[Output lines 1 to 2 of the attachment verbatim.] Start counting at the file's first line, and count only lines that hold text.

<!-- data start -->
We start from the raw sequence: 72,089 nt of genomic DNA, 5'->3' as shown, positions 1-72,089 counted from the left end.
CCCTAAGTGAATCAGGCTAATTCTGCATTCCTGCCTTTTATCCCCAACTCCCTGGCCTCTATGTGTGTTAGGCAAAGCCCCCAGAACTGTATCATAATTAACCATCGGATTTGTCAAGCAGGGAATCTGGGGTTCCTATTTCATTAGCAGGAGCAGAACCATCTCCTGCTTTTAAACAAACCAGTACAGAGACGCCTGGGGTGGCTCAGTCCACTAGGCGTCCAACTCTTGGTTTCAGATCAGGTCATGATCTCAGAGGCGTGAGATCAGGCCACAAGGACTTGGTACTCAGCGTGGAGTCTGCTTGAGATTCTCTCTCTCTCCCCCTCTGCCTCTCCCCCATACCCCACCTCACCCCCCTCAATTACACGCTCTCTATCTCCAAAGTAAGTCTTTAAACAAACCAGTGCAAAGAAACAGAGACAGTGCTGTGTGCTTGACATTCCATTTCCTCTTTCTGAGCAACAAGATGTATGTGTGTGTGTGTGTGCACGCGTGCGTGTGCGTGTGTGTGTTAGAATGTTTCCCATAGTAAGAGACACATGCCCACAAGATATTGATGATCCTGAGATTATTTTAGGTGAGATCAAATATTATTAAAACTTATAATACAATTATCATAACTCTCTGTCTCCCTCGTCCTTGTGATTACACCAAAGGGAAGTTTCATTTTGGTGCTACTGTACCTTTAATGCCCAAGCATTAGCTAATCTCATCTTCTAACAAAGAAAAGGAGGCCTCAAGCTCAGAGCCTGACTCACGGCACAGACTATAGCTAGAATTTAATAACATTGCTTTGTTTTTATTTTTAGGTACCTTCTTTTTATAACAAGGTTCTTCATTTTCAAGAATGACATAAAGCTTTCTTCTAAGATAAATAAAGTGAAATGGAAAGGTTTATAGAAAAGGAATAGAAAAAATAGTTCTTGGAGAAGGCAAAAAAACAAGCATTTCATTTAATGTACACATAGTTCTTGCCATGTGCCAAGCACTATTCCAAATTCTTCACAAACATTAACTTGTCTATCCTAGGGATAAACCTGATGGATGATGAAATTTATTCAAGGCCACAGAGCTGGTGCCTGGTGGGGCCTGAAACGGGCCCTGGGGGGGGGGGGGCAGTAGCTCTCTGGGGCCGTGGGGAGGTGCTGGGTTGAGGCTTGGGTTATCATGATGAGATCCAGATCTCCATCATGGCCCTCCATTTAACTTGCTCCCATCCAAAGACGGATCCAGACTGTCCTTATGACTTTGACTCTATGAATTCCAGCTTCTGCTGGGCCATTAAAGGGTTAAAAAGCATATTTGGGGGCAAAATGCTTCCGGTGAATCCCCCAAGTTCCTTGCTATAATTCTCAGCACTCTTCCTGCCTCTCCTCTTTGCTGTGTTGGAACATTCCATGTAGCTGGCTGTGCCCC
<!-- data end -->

We start from the raw sequence: 72,089 nt of genomic DNA, 5'->3' as shown, positions 1-72,089 counted from the left end.
CCCTAAGTGAATCAGGCTAATTCTGCATTCCTGCCTTTTATCCCCAACTCCCTGGCCTCTATGTGTGTTAGGCAAAGCCCCCAGAACTGTATCATAATTAACCATCGGATTTGTCAAGCAGGGAATCTGGGGTTCCTATTTCATTAGCAGGAGCAGAACCATCTCCTGCTTTTAAACAAACCAGTACAGAGACGCCTGGGGTGGCTCAGTCCACTAGGCGTCCAACTCTTGGTTTCAGATCAGGTCATGATCTCAGAGGCGTGAGATCAGGCCACAAGGACTTGGTACTCAGCGTGGAGTCTGCTTGAGATTCTCTCTCTCTCCCCCTCTGCCTCTCCCCCATACCCCACCTCACCCCCCTCAATTACACGCTCTCTATCTCCAAAGTAAGTCTTTAAACAAACCAGTGCAAAGAAACAGAGACAGTGCTGTGTGCTTGACATTCCATTTCCTCTTTCTGAGCAACAAGATGTATGTGTGTGTGTGTGTGCACGCGTGCGTGTGCGTGTGTGTGTTAGAATGTTTCCCATAGTAAGAGACACATGCCCACAAGATATTGATGATCCTGAGATTATTTTAGGTGAGATCAAATATTATTAAAACTTATAATACAATTATCATAACTCTCTGTCTCCCTCGTCCTTGTGATTACACCAAAGGGAAGTTTCATTTTGGTGCTACTGTACCTTTAATGCCCAAGCATTAGCTAATCTCATCTTCTAACAAAGAAAAGGAGGCCTCAAGCTCAGAGCCTGACTCACGGCACAGACTATAGCTAGAATTTAATAACATTGCTTTGTTTTTATTTTTAGGTACCTTCTTTTTATAACAAGGTTCTTCATTTTCAAGAATGACATAAAGCTTTCTTCTAAGATAAATAAAGTGAAATGGAAAGGTTTATAGAAAAGGAATAGAAAAAATAGTTCTTGGAGAAGGCAAAAAAACAAGCATTTCATTTAATGTACACATAGTTCTTGCCATGTGCCAAGCACTATTCCAAATTCTTCACAAACATTAACTTGTCTATCCTAGGGATAAACCTGATGGATGATGAAATTTATTCAAGGCCACAGAGCTGGTGCCTGGTGGGGCCTGAAACGGGCCCTGGGGGGGGGGGGGCAGTAGCTCTCTGGGGCCGTGGGGAGGTGCTGGGTTGAGGCTTGGGTTATCATGATGAGATCCAGATCTCCATCATGGCCCTCCATTTAACTTGCTCCCATCCAAAGACGGATCCAGACTGTCCTTATGACTTTGACTCTATGAATTCCAGCTTCTGCTGGGCCATTAAAGGGTTAAAAAGCATATTTGGGGGCAAAATGCTTCCGGTGAATCCCCCAAGTTCCTTGCTATAATTCTCAGCACTCTTCCTGCCTCTCCTCTTTGCTGTGTTGGAACATTCCATGTAGCTGGCTGTGCCCC